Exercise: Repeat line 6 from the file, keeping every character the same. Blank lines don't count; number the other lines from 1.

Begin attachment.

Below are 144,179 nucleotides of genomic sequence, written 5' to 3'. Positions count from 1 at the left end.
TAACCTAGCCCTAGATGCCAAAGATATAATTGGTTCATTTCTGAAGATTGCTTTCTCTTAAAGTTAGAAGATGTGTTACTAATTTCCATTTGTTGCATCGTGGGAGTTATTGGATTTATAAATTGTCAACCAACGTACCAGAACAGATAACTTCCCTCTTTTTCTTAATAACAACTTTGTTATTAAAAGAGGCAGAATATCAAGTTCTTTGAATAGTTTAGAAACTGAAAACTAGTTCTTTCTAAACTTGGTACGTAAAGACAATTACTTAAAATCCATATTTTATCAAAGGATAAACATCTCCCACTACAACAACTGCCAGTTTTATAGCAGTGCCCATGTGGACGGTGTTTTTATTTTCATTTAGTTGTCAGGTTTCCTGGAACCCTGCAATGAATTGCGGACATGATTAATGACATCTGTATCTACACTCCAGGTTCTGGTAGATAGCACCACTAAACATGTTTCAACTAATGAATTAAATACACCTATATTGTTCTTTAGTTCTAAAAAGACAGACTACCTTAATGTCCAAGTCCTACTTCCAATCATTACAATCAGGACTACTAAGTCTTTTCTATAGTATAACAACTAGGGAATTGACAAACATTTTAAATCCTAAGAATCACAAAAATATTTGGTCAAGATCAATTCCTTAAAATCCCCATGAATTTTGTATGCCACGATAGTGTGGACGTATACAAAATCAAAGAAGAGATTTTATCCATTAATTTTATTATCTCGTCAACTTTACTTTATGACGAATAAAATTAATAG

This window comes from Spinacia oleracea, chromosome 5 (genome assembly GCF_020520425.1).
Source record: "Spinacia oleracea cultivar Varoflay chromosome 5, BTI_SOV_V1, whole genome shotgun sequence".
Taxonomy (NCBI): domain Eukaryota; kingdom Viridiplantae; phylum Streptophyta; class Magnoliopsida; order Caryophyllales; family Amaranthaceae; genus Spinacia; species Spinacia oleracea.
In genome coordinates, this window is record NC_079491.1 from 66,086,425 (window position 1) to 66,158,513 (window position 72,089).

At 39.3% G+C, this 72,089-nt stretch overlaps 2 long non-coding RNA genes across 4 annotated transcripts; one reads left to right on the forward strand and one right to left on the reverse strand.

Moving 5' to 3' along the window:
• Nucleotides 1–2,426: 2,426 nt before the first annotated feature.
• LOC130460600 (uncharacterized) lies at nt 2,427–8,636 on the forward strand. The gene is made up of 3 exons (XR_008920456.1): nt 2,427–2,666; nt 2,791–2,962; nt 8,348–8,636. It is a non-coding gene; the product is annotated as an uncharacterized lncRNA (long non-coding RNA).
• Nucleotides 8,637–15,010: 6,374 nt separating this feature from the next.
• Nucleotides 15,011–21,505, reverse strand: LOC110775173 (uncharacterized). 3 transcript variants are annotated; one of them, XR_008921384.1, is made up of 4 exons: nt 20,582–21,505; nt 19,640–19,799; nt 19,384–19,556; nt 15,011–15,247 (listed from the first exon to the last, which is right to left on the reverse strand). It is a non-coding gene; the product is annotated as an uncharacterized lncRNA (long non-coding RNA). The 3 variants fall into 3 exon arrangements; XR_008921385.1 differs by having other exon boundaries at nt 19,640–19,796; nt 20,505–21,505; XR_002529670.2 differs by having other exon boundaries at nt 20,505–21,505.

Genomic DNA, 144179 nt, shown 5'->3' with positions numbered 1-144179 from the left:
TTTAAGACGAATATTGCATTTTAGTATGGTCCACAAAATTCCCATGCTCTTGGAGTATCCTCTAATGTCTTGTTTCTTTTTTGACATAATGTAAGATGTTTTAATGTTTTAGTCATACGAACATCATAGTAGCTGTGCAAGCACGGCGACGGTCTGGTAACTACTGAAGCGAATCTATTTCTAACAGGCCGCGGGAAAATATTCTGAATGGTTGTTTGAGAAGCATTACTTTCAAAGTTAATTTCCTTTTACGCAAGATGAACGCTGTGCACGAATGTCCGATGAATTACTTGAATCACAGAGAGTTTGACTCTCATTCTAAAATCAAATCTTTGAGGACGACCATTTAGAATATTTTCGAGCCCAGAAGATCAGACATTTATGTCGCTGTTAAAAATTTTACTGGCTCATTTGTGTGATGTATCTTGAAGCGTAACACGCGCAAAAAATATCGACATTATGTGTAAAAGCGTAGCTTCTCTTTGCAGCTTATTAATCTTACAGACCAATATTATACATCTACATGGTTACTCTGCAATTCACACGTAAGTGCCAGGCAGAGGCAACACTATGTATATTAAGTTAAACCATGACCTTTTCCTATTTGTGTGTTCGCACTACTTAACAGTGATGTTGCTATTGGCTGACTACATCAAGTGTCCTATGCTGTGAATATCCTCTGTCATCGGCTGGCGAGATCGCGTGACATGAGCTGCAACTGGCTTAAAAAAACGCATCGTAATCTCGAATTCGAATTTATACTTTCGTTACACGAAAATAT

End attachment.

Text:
In genome coordinates, this window is record NC_079491.1 from 66,086,425 (window position 1) to 66,158,513 (window position 72,089).